A Mobius Strip Track For Superconductor Levitation

Superconductors are interesting things, though we don’t really rely on them for much in our day to day lives. They’d be supremely useful, if only they didn’t need to be so darned cold. While the boffins toil away in the lab on that problem however, there’s still some fun to be had, as demonstrated by the Möbius Strip levitation track at Ithaca College.  (Video, embedded below.)

The rig takes advantage of the fact that superconductors can levitate over magnets, and vice versa. Under certain conditions, the superconductor can even lock into position over a magnet, due to flux pinning, wherein flux “tubes” from the magnet’s field penetrate a superconductor and are pinned in place by currents in the superconductor. It’s an awe-inpsiring effect, with the superconducting material appearing to magically float at a locked height above the magnetic surface, quite distinct from traditional magnetic levitation.

Construction of the track wasn’t straightforward. Early attempts at producing a Möbius Strip twisted through 540 degrees were unsuccessful in steel. The team then switched tack, using a flexible plastic which was much more pliable. This was then covered in neodymium magnets to create the necessary field, and the resulting visual effect is one of a silver-bricked magnetic road.

It’s a great display, and one that quite intuitively demonstrates the concepts of both a Möbius Strip and superconducting levitation. If room-temperature semiconductors become a real thing, there’s every possibility this could become an always-on installation. It’s also the trick behind one of the coolest hoverboards we’ve ever seen. Video after the break.

13 thoughts on “A Mobius Strip Track For Superconductor Levitation

  1. “The rig takes advantage of the fact that superconductors can levitate over magnets, and vice versa. This is due to flux pinning”

    This isn’t quite right. Superconductors levitate over magnets due to the Meissner effect – magnetic fields can’t penetrate a superconductor, so they bend to avoid it, producing the force to levitate them. For a type-I superconductor, the Meissner effect is perfect as long as it’s a superconductor.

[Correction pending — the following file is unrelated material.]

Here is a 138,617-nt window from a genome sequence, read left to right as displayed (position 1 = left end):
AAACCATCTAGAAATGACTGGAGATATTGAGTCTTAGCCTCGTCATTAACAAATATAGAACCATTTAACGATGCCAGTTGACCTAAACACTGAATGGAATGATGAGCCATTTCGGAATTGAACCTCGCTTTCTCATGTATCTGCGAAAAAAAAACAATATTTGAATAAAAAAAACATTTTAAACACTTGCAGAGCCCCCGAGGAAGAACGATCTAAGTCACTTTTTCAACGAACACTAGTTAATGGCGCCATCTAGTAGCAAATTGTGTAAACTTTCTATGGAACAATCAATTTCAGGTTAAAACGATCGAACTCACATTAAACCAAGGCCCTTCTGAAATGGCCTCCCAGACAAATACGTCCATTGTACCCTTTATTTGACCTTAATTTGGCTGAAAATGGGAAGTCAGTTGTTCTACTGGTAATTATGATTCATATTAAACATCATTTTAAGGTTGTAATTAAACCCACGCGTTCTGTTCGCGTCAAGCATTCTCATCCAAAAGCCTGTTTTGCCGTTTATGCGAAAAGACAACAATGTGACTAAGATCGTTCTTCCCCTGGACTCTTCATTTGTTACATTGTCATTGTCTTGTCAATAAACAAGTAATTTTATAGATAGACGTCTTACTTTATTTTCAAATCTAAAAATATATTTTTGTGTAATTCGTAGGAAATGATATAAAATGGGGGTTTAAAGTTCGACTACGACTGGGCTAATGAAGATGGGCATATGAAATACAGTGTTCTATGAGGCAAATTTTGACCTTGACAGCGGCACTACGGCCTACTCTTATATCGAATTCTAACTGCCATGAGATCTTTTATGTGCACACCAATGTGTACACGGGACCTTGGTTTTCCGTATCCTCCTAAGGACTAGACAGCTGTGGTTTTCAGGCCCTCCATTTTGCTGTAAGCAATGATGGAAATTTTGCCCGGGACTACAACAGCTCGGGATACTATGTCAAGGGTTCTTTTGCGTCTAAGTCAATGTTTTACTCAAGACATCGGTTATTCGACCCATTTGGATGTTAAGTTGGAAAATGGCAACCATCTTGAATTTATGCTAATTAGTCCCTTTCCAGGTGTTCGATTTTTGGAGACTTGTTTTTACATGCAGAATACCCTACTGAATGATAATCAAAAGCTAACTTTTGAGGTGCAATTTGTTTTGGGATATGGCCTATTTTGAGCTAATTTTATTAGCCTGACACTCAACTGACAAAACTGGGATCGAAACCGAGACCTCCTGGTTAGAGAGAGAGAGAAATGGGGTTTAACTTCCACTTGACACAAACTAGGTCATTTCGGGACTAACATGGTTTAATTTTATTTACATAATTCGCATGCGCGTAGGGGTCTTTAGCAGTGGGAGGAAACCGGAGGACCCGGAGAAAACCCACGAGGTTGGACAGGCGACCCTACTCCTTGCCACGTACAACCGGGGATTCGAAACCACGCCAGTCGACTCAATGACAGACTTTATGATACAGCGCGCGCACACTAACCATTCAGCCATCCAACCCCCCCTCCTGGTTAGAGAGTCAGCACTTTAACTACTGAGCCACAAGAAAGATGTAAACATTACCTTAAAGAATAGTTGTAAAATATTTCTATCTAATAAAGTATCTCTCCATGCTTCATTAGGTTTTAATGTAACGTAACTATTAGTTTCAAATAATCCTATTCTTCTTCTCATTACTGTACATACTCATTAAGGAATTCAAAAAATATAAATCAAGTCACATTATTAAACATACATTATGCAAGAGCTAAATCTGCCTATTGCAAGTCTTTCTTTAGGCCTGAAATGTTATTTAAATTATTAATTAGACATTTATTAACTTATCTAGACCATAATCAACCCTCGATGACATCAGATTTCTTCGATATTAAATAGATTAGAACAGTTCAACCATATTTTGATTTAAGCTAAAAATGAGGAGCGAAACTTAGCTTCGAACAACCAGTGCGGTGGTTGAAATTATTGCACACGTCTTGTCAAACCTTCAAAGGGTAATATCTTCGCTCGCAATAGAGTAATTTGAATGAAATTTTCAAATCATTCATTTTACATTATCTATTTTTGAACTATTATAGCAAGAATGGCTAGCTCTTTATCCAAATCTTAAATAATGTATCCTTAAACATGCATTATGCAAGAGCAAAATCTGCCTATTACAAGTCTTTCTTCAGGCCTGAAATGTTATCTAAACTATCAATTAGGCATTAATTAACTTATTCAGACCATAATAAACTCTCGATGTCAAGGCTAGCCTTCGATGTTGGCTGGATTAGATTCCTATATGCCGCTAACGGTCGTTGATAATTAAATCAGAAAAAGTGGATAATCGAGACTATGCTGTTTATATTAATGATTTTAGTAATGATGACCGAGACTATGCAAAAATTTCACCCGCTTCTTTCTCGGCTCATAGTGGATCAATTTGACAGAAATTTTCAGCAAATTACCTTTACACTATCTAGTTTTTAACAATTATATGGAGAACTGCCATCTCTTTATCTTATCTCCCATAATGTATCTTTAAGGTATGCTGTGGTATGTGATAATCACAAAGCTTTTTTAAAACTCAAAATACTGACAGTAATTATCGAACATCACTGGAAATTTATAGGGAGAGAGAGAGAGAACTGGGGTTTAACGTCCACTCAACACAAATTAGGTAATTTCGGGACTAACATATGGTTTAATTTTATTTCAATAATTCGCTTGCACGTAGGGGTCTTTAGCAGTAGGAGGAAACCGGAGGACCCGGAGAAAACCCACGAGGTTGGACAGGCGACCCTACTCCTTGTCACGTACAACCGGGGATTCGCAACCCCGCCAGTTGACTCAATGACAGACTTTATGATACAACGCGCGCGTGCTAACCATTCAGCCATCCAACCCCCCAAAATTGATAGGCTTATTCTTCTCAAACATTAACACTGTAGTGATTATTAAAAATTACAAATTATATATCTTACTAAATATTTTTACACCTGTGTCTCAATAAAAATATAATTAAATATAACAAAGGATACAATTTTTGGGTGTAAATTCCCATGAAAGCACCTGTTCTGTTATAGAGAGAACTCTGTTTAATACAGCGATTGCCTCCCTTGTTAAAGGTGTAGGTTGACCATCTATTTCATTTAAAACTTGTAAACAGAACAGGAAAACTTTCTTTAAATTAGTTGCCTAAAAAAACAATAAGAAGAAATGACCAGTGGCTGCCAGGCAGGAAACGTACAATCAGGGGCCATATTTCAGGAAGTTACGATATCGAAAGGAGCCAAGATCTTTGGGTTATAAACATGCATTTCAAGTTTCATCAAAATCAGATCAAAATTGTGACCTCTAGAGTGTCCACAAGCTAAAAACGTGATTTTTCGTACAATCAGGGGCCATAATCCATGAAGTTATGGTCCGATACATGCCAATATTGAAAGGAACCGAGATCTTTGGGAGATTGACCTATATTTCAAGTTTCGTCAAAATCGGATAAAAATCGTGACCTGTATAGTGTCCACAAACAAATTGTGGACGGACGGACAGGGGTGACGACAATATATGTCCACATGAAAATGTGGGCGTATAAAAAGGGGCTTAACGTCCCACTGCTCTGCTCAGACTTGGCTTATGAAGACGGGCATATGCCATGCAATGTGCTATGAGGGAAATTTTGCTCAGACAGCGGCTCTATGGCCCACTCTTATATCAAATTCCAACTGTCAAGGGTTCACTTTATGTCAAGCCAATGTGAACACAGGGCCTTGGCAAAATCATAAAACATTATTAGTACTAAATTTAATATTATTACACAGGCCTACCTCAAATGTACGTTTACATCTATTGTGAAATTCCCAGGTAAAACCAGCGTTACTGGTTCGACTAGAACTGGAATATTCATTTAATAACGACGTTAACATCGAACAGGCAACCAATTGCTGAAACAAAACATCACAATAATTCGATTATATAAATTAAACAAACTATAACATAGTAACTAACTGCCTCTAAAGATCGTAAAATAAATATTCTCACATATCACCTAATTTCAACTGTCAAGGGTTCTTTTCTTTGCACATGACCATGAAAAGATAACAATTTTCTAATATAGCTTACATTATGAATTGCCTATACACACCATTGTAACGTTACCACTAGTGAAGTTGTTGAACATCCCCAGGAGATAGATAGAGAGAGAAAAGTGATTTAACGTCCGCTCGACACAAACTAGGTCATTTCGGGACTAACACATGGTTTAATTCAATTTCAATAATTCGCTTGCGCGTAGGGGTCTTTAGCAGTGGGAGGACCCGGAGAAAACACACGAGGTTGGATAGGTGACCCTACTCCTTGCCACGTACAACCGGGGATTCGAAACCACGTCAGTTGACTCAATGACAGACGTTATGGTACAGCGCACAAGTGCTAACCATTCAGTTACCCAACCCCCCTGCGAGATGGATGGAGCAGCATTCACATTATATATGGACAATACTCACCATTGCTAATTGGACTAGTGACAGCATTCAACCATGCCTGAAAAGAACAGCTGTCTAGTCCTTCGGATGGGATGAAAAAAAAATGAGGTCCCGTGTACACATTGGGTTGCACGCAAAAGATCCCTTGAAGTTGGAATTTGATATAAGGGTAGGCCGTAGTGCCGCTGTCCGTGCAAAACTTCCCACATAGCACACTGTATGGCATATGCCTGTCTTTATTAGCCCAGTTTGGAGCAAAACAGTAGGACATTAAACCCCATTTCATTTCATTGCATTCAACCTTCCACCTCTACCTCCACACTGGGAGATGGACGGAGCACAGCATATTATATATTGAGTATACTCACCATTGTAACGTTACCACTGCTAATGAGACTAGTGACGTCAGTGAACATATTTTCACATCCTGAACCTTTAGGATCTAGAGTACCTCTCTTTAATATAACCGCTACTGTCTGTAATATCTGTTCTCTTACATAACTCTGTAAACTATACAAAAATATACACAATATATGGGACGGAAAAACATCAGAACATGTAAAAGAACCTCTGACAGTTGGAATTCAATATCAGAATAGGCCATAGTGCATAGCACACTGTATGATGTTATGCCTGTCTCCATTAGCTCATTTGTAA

What they’re showing, however, isn’t just levitation, it’s flux pinning, like you’re saying. And *that* needs a type-II superconductor (…basically), where the field gets locked in place by a superconducting vortex. Type I superconductors would just slide off the track. Type II superconductors lock to the magnets.

    So to be clear, you don’t need flux pinning for levitation, you need it to stick to the track like they’re showing.

          1. Hey, if someone manages to do an example like this with a type-I superconductor, I’d *love* to see it. Of course, working with a sub-micron thickness object cooled by liquid helium against much stronger magnets might be a bit of a challenge. You’d get more kudos from me, though!

            Which is why I said, basically, you need a type-II superconductor for this.

          2. It’s not a backpedal if he qualified the comment with “basically” on that note, so long as the larger point still stands. It’s perfectly reasonable to oversimplify a complex explanation with qualification so the audience is aware there’s more to it.

        1. Yup. It’s easiest to understand in terms of the Ginzburg-Landau parameter, which split superconductors into type-I/type-II (OK, OK, it’s the phase transition order which does, but c’mon). It’s a ratio of the penetration depth (how quickly the field falls off inside the superconductor) to the coherence length (basically the scale on which superconducting behavior can change). Small Ginzburg-Landau parameter means type I, larger means type II.

          But if you make the thickness very small, in some sense it’s the *thickness* that starts to matter in that ratio, not the coherence length (cuz, beyond that distance… no more superconductor), and so you can push the behavior to be more like type II.

          That parameter’s related to the energy cost of forming a superconducting boundary: for type-I superconductors, it *costs energy* to form a normal/superconducting boundary. For type-II, it’s energetically favorable to form boundaries. So essentially by making the superconductor thin, you’re making it favorable to form non-superconducting spots in the superconductor where the field cuts through.

  2. Damn, I’ve been dreaming of this! I maintain a Mobius strip exhibit in a museum that has a little motorized cart that runs around it. The gearbox and electrical contacts are more trouble than it ought to be, and I often think about how cool maglev would be instead…

  3. Is there a rock or mineral that is very attracted to a magnet, and not a conductor of electricity?
    … Could a meteorite be attracted to a magnet and have no resistance?

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